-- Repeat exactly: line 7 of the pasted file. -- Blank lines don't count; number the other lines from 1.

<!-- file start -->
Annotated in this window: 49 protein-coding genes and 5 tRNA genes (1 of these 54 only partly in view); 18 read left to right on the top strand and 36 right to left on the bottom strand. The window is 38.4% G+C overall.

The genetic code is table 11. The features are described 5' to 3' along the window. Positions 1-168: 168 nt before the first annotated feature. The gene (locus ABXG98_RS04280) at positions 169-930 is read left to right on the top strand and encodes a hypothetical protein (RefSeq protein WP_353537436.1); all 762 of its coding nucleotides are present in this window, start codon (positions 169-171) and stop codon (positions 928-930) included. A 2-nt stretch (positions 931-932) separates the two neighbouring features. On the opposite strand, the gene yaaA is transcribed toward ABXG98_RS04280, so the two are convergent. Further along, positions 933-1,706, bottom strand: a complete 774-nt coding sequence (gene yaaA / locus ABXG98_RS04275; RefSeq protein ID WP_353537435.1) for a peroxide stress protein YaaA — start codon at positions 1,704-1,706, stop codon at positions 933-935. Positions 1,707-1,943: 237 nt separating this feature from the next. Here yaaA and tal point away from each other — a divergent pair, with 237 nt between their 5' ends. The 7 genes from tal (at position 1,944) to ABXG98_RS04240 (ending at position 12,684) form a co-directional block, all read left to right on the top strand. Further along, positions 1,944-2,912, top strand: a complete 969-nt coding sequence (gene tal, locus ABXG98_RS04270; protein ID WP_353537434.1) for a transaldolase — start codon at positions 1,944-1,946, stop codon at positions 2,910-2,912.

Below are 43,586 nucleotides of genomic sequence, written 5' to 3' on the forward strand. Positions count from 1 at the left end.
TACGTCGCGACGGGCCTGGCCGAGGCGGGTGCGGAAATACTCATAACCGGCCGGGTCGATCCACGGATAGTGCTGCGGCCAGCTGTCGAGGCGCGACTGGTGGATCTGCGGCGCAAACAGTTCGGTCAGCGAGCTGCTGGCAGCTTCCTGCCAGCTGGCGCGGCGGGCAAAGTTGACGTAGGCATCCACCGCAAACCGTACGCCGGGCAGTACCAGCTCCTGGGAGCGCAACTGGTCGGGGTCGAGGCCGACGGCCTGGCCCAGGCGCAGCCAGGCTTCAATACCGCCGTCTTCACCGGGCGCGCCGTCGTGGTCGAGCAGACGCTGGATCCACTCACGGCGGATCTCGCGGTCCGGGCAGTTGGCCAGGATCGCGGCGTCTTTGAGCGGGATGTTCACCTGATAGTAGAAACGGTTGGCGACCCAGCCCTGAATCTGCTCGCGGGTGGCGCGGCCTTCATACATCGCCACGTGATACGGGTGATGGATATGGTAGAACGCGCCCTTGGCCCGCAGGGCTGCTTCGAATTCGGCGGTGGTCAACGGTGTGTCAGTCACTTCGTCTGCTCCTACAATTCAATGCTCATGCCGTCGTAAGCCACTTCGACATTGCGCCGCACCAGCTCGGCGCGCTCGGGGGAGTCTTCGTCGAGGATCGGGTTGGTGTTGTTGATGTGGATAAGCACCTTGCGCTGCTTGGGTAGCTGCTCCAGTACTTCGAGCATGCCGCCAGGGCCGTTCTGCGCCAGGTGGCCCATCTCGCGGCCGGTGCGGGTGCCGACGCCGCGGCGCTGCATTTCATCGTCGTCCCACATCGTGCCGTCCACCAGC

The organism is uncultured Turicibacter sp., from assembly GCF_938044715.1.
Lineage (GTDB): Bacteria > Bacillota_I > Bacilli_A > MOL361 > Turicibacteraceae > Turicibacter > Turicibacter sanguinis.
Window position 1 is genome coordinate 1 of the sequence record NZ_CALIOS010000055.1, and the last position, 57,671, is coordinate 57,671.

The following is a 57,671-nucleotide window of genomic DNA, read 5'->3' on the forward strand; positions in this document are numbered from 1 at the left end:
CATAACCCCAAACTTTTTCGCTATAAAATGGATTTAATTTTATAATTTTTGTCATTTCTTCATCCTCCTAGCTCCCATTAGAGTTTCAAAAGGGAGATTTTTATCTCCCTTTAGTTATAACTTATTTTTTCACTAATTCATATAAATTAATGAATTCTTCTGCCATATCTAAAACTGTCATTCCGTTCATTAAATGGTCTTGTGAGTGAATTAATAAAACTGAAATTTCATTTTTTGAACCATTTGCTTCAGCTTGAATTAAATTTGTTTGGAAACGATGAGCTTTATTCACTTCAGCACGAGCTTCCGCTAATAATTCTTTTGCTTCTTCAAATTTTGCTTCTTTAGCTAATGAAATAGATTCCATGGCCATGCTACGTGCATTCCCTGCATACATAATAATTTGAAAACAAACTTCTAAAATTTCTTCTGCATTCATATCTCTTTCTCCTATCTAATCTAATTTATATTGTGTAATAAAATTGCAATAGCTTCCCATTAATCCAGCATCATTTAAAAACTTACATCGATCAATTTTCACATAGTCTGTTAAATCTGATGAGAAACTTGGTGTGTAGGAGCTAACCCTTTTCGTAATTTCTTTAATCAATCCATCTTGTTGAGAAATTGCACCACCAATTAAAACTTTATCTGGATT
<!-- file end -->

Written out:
Window position 1 is genome coordinate 1 of the sequence record NZ_CALIOS010000055.1, and the last position, 57,671, is coordinate 57,671.